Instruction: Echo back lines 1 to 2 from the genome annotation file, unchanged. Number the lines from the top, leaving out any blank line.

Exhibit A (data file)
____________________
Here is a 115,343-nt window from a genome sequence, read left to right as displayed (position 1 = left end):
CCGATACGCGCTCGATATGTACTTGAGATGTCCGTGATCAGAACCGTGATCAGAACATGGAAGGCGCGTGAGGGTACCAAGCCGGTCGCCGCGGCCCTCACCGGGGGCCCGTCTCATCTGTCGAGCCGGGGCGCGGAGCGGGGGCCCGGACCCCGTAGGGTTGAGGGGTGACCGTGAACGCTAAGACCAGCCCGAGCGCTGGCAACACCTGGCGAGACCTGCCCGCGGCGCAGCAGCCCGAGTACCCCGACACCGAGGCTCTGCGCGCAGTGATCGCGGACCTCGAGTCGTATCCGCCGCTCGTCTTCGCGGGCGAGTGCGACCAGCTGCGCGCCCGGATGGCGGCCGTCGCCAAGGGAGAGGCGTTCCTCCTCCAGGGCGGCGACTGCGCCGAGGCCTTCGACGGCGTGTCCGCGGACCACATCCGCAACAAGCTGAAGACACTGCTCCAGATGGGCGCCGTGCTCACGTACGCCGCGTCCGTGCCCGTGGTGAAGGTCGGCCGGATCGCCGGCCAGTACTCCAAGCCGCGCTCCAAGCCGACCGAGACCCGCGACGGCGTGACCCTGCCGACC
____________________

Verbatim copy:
Here is a 115,343-nt window from a genome sequence, read left to right as displayed (position 1 = left end):
CCGATACGCGCTCGATATGTACTTGAGATGTCCGTGATCAGAACCGTGATCAGAACATGGAAGGCGCGTGAGGGTACCAAGCCGGTCGCCGCGGCCCTCACCGGGGGCCCGTCTCATCTGTCGAGCCGGGGCGCGGAGCGGGGGCCCGGACCCCGTAGGGTTGAGGGGTGACCGTGAACGCTAAGACCAGCCCGAGCGCTGGCAACACCTGGCGAGACCTGCCCGCGGCGCAGCAGCCCGAGTACCCCGACACCGAGGCTCTGCGCGCAGTGATCGCGGACCTCGAGTCGTATCCGCCGCTCGTCTTCGCGGGCGAGTGCGACCAGCTGCGCGCCCGGATGGCGGCCGTCGCCAAGGGAGAGGCGTTCCTCCTCCAGGGCGGCGACTGCGCCGAGGCCTTCGACGGCGTGTCCGCGGACCACATCCGCAACAAGCTGAAGACACTGCTCCAGATGGGCGCCGTGCTCACGTACGCCGCGTCCGTGCCCGTGGTGAAGGTCGGCCGGATCGCCGGCCAGTACTCCAAGCCGCGCTCCAAGCCGACCGAGACCCGCGACGGCGTGACCCTGCCGACC